News & Analysis

Breaking down Chase Hansen's successful switch to linebacker at Utah

By Jordan Plocher
Sep 28, 2018

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Nov 3, 2017; Salt Lake City, UT, USA; Utah Utes defensive back Chase Hansen (22) looks up at the video board during review of a play for which he was called for targeting during the second half against the UCLA Bruins at Rice-Eccles Stadium. Mandatory Credit: Russ Isabella-USA TODAY Sports

Over the past few seasons, Chase Hansen has been one of the better defensive players in the Pac-12, only his play was at strong safety. Hansen was often asked to play down in the box at linebacker depth in the Utah Utes’ defense, a role he thrived in.

The Utes talent in the secondary continued to get deeper around him, so much so that during the offseason the coaching staff decided that they could get more of their talented secondary players on the field at once if they moved Hansen to linebacker pushing Marquise Blair into the starting strong safety role.

This isn’t anything new to Hansen and even wasn’t the first time he has been asked to change positions. Hansen’s career at Utah began with a redshirt season as a quarterback before leaving on a two-year mission. He returned to the Utes and was subsequently moved to safety.

This feature on Utah S Chase Hansen is brought to you by Eckrich, the Official Smoked Sausage of the College Football Playoff.

Hansen’s first year as a starter came as a sophomore safety in 2016 and he made an impact right away. As a coverage defender, Hansen was targeted 42 times and allowed 21 receptions for 202 yards with no touchdowns, three interceptions, two pass breakups and opposing quarterbacks had a 34.0 passer rating when throwing into his coverage. As a junior in 2017, Hansen (missing five games due to injury) was targeted 18 times and allowed 10 catches for 62 yards with one touchdown, one interception, one pass breakup while opposing quarterbacks had a 58.1 passer rating when throwing into his coverage. Hansen surrendered only 0.35 yards per coverage snap in 2017, which ranked 23rd among returning FBS safeties heading into this season.

Seeing something in him to make the switch to linebacker, Hansen has been a productive blitzer when given the opportunity. In 2016, Hansen had two sacks, six QB hits and six hurries on 41 pass-rushing snaps for a 26.8 pass-rushing productivity rating, ranking No. 1 among all FBS safeties. In 2017, Hansen had one sack and four hits and his pass-rushing productivity rating of 19.0 ranked No. 7 among all returning FBS safeties.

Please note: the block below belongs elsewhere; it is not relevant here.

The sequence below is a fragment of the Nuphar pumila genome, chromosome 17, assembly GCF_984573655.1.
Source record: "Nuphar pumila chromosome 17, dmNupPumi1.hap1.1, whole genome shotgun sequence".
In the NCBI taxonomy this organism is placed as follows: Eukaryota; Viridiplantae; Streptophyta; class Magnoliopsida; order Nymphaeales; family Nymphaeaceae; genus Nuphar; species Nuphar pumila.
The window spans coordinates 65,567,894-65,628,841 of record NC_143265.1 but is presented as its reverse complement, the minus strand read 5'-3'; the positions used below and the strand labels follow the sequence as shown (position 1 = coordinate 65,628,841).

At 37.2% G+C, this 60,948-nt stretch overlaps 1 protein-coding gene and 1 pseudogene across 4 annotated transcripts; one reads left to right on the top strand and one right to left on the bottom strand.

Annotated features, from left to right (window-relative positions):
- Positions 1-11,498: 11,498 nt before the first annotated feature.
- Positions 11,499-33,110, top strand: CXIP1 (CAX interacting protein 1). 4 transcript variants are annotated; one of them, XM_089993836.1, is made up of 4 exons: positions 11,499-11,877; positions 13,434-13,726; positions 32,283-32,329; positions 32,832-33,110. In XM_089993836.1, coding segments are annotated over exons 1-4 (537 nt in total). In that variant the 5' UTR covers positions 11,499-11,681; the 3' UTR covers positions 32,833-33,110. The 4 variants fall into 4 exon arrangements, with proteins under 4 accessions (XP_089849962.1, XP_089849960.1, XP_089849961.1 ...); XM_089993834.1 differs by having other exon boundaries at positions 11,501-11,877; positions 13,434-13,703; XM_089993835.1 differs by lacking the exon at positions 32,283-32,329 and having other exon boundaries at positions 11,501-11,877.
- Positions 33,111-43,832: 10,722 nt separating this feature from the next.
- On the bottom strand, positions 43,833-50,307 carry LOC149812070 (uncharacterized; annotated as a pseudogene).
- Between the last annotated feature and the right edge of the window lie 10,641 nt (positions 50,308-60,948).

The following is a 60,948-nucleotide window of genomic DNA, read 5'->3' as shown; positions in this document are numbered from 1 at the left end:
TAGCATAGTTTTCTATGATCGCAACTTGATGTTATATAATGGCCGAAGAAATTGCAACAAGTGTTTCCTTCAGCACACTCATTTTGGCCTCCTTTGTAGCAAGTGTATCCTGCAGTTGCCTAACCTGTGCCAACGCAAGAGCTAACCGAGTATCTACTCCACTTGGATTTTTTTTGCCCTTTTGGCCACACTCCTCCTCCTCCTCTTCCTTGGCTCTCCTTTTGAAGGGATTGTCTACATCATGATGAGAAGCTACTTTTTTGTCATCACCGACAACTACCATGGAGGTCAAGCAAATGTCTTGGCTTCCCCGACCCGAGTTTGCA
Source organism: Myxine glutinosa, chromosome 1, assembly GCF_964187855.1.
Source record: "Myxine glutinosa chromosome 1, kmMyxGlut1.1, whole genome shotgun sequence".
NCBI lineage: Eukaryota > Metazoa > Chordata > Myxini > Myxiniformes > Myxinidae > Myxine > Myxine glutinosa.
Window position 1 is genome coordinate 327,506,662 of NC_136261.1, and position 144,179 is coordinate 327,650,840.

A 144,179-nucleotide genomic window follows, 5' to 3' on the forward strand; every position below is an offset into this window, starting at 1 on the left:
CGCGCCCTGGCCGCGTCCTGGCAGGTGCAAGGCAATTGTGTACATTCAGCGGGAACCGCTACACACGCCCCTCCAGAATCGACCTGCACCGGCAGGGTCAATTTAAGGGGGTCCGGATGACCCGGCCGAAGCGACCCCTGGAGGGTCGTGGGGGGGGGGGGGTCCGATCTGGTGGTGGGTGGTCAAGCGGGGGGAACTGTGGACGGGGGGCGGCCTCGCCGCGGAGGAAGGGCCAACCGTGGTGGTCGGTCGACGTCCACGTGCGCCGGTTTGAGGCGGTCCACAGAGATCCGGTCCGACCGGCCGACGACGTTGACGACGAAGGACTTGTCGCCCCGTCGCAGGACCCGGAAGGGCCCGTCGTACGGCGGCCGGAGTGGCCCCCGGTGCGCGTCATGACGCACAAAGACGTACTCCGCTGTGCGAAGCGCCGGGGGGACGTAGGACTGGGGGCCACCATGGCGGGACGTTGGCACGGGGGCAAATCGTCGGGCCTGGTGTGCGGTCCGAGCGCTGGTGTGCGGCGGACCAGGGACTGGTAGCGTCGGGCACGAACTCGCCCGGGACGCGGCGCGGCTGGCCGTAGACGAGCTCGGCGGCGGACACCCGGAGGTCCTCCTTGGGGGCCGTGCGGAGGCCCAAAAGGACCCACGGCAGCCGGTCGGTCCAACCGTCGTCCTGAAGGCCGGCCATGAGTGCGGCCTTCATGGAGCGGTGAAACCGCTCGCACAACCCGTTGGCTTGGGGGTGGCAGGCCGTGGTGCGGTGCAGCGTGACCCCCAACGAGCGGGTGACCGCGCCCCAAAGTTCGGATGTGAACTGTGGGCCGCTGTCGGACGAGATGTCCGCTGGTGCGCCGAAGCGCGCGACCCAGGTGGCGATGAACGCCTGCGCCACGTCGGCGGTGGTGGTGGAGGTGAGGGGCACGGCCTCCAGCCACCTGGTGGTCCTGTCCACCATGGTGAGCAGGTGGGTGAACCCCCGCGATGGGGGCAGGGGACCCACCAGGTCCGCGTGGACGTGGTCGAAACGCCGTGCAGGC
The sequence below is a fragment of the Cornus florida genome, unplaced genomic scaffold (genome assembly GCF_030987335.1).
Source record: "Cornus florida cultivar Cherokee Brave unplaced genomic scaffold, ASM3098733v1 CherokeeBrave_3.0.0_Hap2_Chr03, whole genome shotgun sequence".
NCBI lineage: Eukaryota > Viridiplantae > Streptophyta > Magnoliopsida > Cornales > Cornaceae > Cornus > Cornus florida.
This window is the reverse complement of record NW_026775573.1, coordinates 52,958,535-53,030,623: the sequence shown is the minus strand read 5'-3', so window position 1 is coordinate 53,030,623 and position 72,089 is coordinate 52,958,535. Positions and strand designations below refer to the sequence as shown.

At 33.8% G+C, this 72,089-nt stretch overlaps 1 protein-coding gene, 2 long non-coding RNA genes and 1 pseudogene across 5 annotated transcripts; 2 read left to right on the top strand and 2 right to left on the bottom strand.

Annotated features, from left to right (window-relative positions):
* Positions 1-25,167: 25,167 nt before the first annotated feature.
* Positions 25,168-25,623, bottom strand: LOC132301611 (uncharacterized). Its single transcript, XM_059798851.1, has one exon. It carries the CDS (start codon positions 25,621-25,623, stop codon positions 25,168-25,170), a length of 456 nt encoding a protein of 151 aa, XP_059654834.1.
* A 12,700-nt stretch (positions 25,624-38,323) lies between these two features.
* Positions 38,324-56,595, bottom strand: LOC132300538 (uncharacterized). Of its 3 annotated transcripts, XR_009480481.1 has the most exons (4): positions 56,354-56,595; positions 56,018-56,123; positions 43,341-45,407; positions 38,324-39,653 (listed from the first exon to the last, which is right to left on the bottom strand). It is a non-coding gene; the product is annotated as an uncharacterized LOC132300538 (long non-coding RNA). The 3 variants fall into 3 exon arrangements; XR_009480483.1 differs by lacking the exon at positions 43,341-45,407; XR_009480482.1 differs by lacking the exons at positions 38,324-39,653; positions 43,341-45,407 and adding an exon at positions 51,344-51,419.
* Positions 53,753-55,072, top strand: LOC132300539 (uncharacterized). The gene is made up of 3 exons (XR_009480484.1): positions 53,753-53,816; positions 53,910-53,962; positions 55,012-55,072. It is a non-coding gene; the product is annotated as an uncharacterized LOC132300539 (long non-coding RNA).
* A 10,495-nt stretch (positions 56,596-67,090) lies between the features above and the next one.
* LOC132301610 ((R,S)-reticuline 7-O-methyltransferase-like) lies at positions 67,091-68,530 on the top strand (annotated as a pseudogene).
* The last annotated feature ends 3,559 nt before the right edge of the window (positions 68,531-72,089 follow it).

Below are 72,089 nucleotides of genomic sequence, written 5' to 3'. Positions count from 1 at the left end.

He has always played the run like a linebacker and has been a sure tackler. As previously mentioned, he often was aligned at linebacker depth when he played safety and a season ago, Hansen played 94.3% of run snaps within eight yards of the line of scrimmage. Hansen’s previous second-level usage has made his transition to linebacker look easy.

Hansen took to the position switch to linebacker by not only retraining his brain but his body as well. Hansen added weight during the offseason to help him take on offensive linemen on a more regular basis and play closer to the line of scrimmage and is now playing at 230 pounds.

Through three games this season, Hansen is grading positively at all three aspects of linebacker play: run defense, pass-rush and coverage. He currently has an 85.1 overall grade which ranks him No. 18 among all FBS linebackers who’ve played at least 20% of their team’s defensive snaps.

He is an athletic coverage defender in addition to being an effective blitzer against the pass and has one interception – a pick-six in Week 2 against Northern Illinois when he jumped a slant route – and opposing quarterbacks have a lowly 49.5 passer rating when throwing into Hansen’s coverage this year.

Hansen also has gotten home as a pass-rusher so far this season. Currently, he has two sacks and four QB hits on his 22 pass-rush snaps.

Also benefiting from the position switch, Blair currently has an overall grade of 77.4 which ranks No. 37 among all FBS safeties. Together, Blair and Hansen each rank in the top 40 at their position in the nation. Hansen’s switch has benefitted the Utes’ presently and also his future NFL prospects.

Hansen’s size and play style is reminiscent of Nate Gerry when he played safety at Nebraska. The Philadelphia Eagles moved Gerry from safety to linebacker after they drafted him as that is where his skill set was better suited to the NFL and Hansen’s NFL position. Hansen has graded positively in coverage all four seasons at Utah and a linebacker with safety coverage ability has never been more welcome in the modern NFL.

Hansen’s high football IQ, knowledge of multiple defensive positions and coverage ability will help serve him well as what the NFL used to refer to as a sub-package coverage linebacker or as they are called now, linebacker.

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